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Latest Coronary artery bypass surgery Stories

2011-12-14 02:20:56

Contrary to current guidelines, Mayo Clinic researchers have found that elective or primary (in patients who have had heart attacks) angioplasties performed at centers without on-site cardiac surgery capabilities pose no increased risk for patient death or emergency bypass surgery. Results of the study were published in today's Journal of the American Medical Association and have implications for how care can be delivered to heart attack patients and for performance of angioplasties at...

2011-12-14 02:18:12

Despite current guidelines discouraging percutaneous coronary interventions (PCI; procedures such as balloon angioplasty or stent placement used to open narrowed coronary arteries) being performed at centers without on-site cardiac surgery capability, an analysis of previous studies finds that PCIs at these centers are not associated with a higher incidence of in-hospital death or emergency coronary artery bypass surgery compared to PCIs at centers with on-site surgery, according to an...

2011-12-12 22:20:00

Physician preferences and hospital characteristics influence the type of procedures performed on blockages of the heart, leading to significant variations in rates of bypass, stent or angioplasty procedures, found an article in CMAJ (Canadian Medical Association Journal). There is significant variation in the ratio of percutaneous coronary interventions to coronary artery bypass graft surgeries (PCI:CABG ratio). Both procedures are performed to address blockages of coronary arteries. PCI...

2011-12-08 21:18:10

A new method for measuring narrowing in the arteries of the heart may allow patients to be assessed for a stent without having to take a drug with unpleasant side effects. In England, it is estimated that one in seven men and one in 12 women over the age of 65 experience chest pain called angina caused by narrowing of the arteries in the heart. Around 60,000 such patients a year are fitted with a coronary stent — a wire mesh tube that acts as a scaffold to keep open arteries that...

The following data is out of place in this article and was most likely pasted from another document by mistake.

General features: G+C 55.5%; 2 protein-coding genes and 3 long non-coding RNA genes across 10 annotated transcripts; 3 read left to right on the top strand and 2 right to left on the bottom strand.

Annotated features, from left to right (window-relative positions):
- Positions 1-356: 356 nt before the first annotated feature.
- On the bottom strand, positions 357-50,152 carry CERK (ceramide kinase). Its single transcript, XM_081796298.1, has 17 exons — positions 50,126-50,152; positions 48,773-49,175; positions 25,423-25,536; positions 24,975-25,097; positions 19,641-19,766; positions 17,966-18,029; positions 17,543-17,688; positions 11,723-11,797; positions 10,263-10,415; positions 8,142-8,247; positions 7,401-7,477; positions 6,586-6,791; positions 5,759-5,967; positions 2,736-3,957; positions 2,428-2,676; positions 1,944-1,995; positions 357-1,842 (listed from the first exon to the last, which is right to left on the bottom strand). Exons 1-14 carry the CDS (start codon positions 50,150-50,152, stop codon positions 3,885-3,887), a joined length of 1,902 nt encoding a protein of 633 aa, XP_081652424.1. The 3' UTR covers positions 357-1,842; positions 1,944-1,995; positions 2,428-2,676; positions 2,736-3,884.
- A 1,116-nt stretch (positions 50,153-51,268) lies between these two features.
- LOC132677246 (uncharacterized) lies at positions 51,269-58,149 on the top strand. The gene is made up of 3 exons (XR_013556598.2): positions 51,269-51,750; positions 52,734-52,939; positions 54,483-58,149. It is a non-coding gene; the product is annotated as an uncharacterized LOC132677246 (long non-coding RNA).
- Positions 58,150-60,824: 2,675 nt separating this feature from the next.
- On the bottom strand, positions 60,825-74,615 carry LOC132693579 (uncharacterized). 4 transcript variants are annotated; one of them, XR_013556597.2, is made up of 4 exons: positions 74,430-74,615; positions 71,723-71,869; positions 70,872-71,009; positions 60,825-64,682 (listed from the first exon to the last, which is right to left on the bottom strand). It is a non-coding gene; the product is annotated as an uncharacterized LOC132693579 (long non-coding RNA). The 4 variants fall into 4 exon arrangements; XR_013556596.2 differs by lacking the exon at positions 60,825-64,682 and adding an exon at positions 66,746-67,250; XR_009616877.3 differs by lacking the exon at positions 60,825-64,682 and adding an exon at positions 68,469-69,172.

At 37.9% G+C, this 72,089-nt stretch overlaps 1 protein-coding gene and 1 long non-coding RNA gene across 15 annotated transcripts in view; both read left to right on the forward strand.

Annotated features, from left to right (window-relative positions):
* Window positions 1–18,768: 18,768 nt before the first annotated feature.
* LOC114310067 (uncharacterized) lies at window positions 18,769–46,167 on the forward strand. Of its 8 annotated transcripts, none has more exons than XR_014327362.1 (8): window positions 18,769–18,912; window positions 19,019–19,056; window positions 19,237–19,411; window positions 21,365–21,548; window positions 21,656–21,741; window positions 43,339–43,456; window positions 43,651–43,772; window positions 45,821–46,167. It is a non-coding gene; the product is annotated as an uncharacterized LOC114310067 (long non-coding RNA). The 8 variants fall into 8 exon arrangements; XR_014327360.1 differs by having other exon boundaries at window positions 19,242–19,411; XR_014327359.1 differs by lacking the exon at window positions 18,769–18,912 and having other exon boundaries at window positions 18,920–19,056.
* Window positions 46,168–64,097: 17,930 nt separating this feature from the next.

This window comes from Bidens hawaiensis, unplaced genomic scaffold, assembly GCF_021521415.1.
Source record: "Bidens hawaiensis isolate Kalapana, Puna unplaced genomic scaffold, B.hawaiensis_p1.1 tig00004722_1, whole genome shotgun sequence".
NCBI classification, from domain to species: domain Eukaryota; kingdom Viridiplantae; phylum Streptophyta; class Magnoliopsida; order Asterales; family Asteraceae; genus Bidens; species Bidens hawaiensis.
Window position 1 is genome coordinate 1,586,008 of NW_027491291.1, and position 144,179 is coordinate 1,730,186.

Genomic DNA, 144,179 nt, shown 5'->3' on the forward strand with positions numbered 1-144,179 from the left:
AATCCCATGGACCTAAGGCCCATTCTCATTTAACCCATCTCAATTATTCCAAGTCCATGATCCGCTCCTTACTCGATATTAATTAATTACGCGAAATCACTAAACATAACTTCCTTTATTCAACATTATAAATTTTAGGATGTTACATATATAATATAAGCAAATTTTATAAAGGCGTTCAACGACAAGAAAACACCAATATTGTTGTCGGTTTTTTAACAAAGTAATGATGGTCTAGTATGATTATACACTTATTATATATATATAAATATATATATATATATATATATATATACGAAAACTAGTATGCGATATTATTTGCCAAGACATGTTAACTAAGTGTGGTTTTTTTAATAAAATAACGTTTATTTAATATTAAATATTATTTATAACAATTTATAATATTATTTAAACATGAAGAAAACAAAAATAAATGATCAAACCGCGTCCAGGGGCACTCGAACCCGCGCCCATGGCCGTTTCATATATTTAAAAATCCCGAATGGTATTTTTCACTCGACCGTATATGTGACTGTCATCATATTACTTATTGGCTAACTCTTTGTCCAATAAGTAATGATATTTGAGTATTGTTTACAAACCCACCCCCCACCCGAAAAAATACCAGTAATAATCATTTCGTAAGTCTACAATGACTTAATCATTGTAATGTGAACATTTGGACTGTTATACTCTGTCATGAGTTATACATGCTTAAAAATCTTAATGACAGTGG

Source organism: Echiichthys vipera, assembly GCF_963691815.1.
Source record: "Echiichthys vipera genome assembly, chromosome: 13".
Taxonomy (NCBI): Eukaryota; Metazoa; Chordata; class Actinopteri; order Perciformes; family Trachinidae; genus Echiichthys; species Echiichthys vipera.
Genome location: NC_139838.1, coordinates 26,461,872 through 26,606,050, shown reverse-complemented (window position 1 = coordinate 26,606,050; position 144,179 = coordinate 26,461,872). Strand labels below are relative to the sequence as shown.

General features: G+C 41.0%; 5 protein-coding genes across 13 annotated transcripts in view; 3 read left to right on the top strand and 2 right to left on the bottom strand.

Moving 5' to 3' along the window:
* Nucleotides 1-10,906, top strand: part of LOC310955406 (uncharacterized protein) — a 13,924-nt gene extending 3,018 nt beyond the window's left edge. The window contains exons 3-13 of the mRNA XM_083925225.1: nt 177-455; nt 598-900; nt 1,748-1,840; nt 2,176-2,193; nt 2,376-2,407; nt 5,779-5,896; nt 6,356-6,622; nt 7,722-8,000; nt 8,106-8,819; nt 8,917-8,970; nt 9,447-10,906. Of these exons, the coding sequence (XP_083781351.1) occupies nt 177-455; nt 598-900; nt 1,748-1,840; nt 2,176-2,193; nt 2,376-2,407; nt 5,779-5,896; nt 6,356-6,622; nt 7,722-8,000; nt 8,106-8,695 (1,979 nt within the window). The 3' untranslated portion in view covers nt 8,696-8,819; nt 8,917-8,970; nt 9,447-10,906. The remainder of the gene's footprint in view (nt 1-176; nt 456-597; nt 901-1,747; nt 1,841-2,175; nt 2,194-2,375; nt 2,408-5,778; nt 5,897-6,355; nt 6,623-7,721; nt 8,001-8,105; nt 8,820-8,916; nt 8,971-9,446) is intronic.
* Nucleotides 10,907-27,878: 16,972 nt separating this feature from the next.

2011-12-06 06:50:49

(Ivanhoe Newswire) — Heart disease is the leading cause of death for both men and women in the U.S., but that doesn´t mean heart disease is the same when it comes to the opposite sex. According to a new study on coronary CT angiography (CTA), a noninvasive test to assess the coronary arteries for blockages, coronary artery disease, which is caused by a build-up of fat and other substances that form plaque on vessel walls, is different for men and women. Researchers at the...

Heart Attack Risk Differs Between Sexes
2011-12-01 06:30:48

Findings on coronary CT angiography (CTA), a noninvasive test to assess the coronary arteries for blockages, show different risk scenarios for men and women, according to a study presented Nov. 30 at the Radiological Society of North America (RSNA). Coronary artery disease (CAD) is a narrowing of the blood vessels that supply blood and oxygen to the heart. It is caused by a build-up of fat and other substances that form plaque on vessel walls. According to the Centers for Disease Control...

2011-11-23 19:00:00

When it comes to the treatment of cardiovascular disease, Allegheny General Hospital (AGH) is one of the nationâs preeminent medical centers based on overall quality and patient outcomes, according to a new report by leading healthcare industry analyst Thomson Reuters. Pittsburgh, PA (PRWEB) November 23, 2011 When it comes to the treatment of cardiovascular disease, Allegheny General Hospital (AGH) is one of the nationâs preeminent medical centers based on overall...


Word of the Day
drawcansir
  • A blustering, bullying fellow; a pot-valiant braggart; a bully.
This word is named for Draw-Can-Sir, a character in George Villiers' 17th century play The Rehearsal.
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